So what can educators do once they’ve observed their students are feeling stressed? 

Duval County Public Schools just launched a 30-day brain break, offering tools to use when you’re attuned to your class and not pushing past the signs to get to the content.

Teachers need to know that the only way to move from the stress-triggered primitive brain to the reasoning mid-brain is to meet them at their primitive brain first, through grounding strategies like breathing and mindfulness, as well as creating connection and felt-safety.

Scheduling that time into your classroom in a regular, structured way is important so that kids can come to expect those breaks. A lot of the kids struggle with the unknown and the uncertainty.

For example, we teach educators to use sign-on and sign-off rituals around routines that make kids feel seen, heard and have a sense of belonging. You may have seen the video that went around of the teacher doing a different handshake for each kiddo in the class.

I know we’re in virtual education now, but classrooms still need to feel like a family, so teachers can invite their students to create a morning ritual. It could be a fist pump around the room or it could be a class charter, a mantra we say every time we come on in the morning. It could be a specific check-in question with the “magic feather” – something the teacher holds and pretends to pass through the screen, calling on a student, who then holds the magic feather and answers the same question. It could be as simple as, “What’s your favorite food?” “What’s the hardest thing that’s happened to you this week?” That last question is great to follow-up with a symbolic Band-Aid – an acknowledgement of the hurt.

A sign-off ritual that I like is a closing with a wish – the teacher can offer a wish to the student, and a student to each other. Things like, “My wish for you today is that you find friendship.” 

What role do principals play? 

The schools that are most successful have principals who are the biggest advocates for trauma-informed care. They must buy in to providing teachers what they need to meet the needs when they arise: resources, time, and flexibility in scheduling. 

Teachers say, “I would love to do what you’re saying, but if I’m not on the target comment when they walk in, I get hit on my evaluation.” Principals need to examine their policies and procedures from a trauma-sensitive paradigm. Modifications will be required to allow teachers to meet the needs of students and be healers, because kids simply cannot learn when their trauma response is engaged.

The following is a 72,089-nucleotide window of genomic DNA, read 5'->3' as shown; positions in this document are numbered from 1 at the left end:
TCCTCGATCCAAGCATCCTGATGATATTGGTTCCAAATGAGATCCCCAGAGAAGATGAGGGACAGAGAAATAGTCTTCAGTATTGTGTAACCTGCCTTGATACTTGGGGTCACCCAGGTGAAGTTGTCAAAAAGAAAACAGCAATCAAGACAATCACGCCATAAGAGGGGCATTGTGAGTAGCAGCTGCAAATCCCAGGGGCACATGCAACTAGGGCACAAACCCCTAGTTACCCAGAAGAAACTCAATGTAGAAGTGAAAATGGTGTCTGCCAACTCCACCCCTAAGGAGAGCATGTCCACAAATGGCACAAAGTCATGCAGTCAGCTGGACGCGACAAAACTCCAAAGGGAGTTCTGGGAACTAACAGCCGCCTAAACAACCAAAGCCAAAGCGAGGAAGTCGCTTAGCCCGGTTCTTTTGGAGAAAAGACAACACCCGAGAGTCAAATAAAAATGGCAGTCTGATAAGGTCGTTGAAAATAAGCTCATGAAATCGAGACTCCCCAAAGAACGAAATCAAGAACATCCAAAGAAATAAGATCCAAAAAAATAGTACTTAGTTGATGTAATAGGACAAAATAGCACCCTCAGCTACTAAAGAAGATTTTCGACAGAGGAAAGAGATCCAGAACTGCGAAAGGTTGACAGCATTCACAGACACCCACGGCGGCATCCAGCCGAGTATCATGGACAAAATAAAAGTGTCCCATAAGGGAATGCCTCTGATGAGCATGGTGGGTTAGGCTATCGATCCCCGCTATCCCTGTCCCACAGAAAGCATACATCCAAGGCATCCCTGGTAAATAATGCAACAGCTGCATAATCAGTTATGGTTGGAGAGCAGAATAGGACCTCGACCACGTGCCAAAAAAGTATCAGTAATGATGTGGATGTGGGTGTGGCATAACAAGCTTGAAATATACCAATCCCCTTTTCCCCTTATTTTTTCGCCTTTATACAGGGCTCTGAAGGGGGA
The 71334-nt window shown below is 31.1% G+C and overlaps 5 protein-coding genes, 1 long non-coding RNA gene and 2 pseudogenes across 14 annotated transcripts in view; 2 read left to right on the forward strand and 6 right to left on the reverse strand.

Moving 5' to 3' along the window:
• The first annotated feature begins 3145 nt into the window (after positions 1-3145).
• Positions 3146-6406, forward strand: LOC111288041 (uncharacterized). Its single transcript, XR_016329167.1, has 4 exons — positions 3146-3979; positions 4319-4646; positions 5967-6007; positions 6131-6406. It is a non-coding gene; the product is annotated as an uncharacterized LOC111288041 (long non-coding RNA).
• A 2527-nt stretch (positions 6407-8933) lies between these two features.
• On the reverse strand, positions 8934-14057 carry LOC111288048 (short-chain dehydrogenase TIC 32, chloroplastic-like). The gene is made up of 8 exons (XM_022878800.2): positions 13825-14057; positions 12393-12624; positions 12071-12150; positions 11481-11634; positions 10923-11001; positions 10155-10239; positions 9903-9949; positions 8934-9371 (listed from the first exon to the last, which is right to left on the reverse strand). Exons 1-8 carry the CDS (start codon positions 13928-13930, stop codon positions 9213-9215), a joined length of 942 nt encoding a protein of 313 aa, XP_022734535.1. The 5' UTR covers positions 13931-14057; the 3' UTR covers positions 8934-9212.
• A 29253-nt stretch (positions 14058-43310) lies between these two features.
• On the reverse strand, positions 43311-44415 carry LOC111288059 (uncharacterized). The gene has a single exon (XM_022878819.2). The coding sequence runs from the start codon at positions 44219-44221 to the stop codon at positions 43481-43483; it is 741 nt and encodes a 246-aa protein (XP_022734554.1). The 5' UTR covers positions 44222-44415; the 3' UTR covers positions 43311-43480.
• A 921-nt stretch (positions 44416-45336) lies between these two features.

For example, I worked with a local school, Daniel Academy, that provided students with water and protein-based snacks every two hours and created a sensory-rich environment and saw a 40 percent reduction in aggressive referrals in two months. It has to show up in the budget, which is something principals decide.

What do you hope to achieve through your work and your partnership with JPEF? 

My goal is that everybody in Jacksonville who touches the heart of a child will have this trauma-informed paradigm. What I’ve heard in my time working with teachers through JPEF is that TBRI offers actionable tools that teachers are eager to learn. There are a lot of teachers with the heart to know, who just haven’t been matched with the proper resources.

I think this is the pivotal time. How we move forward? Will we accept the belief that trauma exists within the school setting, and educators are first-line responders? The answer to that question is going to tell us a lot about our society. If we know that to be true and we don’t fully equip teachers, then we’re doing a disservice to them and the students they serve. 

The good of COVID-19 is that people are starting to listen that trauma is real. It’s not just a buzzword. And it impacts learning greatly.

Editor’s Note: In response to the pandemic, Callie shared a great free resource for principals and teachers who want to learn these practices – an online training from the Karyn Purvis Institute of Child Development. Download a flyer about how Hope Street can support your school in conjunction with this training. Contact Hope Street at 904-373-8029 or info@hopestreetinc.com.